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6thInternational Indigenous Peoples’ Forum on Climate Change
9th Conference of the Parties to the UN Framework Convention on Climate Change
November 29-30, 2003, Milan, ItalyWe, the representatives of the Indigenous Peoples of the world present at the 6th International Indigenous Peoples Forum on Climate Change held prior to the 9th Conference of the Parties of the United Nations Framework Convention on Climate Change (UNFCCC) in Milan, Italy, restate our principles and present the following proposals on matters concerning our peoples and communities:
1. Reaffirming that our special relationship with Mother Earth is sacred
and must be honoured, protected and loved. We further declare our holistic vision which strongly binds biological diversity, cultural and spiritual identity and unites people with its ancestral territories. Our ancestral territories, spiritual, social, biological and cultural resources are the fundamental basis for our existence, health and livelihoods but are threatened and destroyed by climate change and its consequences;
2. Recalling, during the International Decade of the World’s Indigenous Peoples (1995-2004),
the United Nations has clearly recognized our rights to participate in the UN processes through the establishment of the UN Permanent Forum on Indigenous Issues (UNPFII); the UN Permanent Forum, in its last session, has recommended to the UNFCCC through United Nations Economic and Social Council (ECOSOC) to consider the establishment of the Working Group on Indigenous Peoples and Climate Change for the effective participation of Indigenous Peoples [EC.19/2003/32];
3. Noting …"the vital role of Indigenous Peoples in sustainable development"
as affirmed by the political declaration of the World Summit on Sustainable Development, Johannesburg, 2002 in paragraph 25;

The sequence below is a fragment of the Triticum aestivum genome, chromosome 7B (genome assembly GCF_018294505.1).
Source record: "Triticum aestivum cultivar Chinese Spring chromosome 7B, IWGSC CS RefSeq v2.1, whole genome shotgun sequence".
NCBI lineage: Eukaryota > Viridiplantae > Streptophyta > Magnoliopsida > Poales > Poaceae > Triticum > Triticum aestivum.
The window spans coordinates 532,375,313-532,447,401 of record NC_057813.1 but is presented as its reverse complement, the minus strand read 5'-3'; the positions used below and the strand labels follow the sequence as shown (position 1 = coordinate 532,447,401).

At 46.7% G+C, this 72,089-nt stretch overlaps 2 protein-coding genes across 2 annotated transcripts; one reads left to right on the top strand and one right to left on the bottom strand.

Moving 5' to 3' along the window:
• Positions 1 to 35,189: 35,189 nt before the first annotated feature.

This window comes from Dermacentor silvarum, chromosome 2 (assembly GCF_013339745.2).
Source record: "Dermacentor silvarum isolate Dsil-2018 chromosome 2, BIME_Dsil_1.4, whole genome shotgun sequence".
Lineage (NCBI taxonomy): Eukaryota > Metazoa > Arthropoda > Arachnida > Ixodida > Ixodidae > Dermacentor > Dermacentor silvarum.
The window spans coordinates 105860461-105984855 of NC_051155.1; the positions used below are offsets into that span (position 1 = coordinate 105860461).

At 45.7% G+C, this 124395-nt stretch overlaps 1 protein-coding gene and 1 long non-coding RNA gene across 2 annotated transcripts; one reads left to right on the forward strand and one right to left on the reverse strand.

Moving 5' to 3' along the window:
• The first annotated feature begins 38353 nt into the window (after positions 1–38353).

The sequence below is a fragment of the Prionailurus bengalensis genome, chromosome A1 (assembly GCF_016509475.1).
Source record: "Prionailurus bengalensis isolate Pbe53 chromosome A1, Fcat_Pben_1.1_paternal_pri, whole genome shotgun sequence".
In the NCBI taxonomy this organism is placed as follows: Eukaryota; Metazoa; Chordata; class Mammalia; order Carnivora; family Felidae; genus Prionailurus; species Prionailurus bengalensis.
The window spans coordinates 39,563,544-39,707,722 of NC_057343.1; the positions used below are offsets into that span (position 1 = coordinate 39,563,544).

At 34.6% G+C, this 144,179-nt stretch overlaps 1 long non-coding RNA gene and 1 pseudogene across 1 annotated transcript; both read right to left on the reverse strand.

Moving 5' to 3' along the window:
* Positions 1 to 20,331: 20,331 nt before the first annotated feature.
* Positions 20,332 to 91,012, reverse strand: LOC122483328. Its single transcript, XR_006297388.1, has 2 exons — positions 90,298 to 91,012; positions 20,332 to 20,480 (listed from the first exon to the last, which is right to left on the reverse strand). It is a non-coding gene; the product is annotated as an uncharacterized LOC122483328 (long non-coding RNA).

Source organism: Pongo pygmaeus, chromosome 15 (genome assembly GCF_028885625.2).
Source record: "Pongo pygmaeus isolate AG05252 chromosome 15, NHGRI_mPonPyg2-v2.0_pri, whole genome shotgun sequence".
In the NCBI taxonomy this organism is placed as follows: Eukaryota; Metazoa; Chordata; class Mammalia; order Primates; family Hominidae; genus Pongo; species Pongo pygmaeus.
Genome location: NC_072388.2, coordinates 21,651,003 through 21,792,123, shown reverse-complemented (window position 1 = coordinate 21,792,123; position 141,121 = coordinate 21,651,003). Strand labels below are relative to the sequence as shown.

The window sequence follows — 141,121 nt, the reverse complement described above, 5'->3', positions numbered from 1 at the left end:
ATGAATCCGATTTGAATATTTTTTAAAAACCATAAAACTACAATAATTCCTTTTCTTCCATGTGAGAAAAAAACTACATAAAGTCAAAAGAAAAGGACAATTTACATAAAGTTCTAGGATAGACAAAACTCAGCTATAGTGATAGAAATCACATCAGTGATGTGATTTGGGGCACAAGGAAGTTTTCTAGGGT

4. Affirming the international provisions already acknowledged
in other international instruments and mechanisms that ensure our participation and contribution within the discussions, such as:
The Rio de Janeiro Declaration on the Environment and Development (in particular Principle 22), the Agenda 21 (in particular Chapters 11 and 26); the Convention on Biological Diversity (in particular Article 8 (j) and related provisions); the Convention on Elimination of All Forms of Racial Discrimination; the Statement on Forest Principles and IPF/IF/UNFF; Convention 169 of the ILO on Indigenous and Tribal Peoples, among others;
5. Reaffirming our previous declarations
of the First International Indigenous Peoples Forum on Climate Change at Lyon, France in September 2000; Declaration of Second International Indigenous Peoples Forum on Climate Change, The Hague, The Netherlands, November 2000; and Indigenous Peoples Statement at 7th Conference of the Parties at Marrakech, Kingdom of Morocco, 5th November 2001; the International Indigenous Peoples Forum’s Statement of New Delhi, India at the 8th Conference of Parties in October 2002; Indigenous Peoples Political Declaration at Bali, Indonesia, June 2002; the Kimberley Declaration and the Indigenous Peoples’ Plan of Implementation on Sustainable Development, at WSSD, South Africa August 2002.
6. Expressing our appreciation to the Executive Secretary of the UNFCCC,
Ms. Joke Waller-Hunter for the statement made on the International Day of the World’s Indigenous Peoples on August 9, 2003 taking “special note of the contribution and aspirations of indigenous peoples in addressing complex global issues.”
We therefore call upon the States Parties of the United Nations Framework Convention on Climate Change that:
a. COP 9 to the United Nations Framework Convention on Climate Change recognizes the fundamental role of Indigenous Peoples in addressing climate change and environmental degradation to restore the natural balance.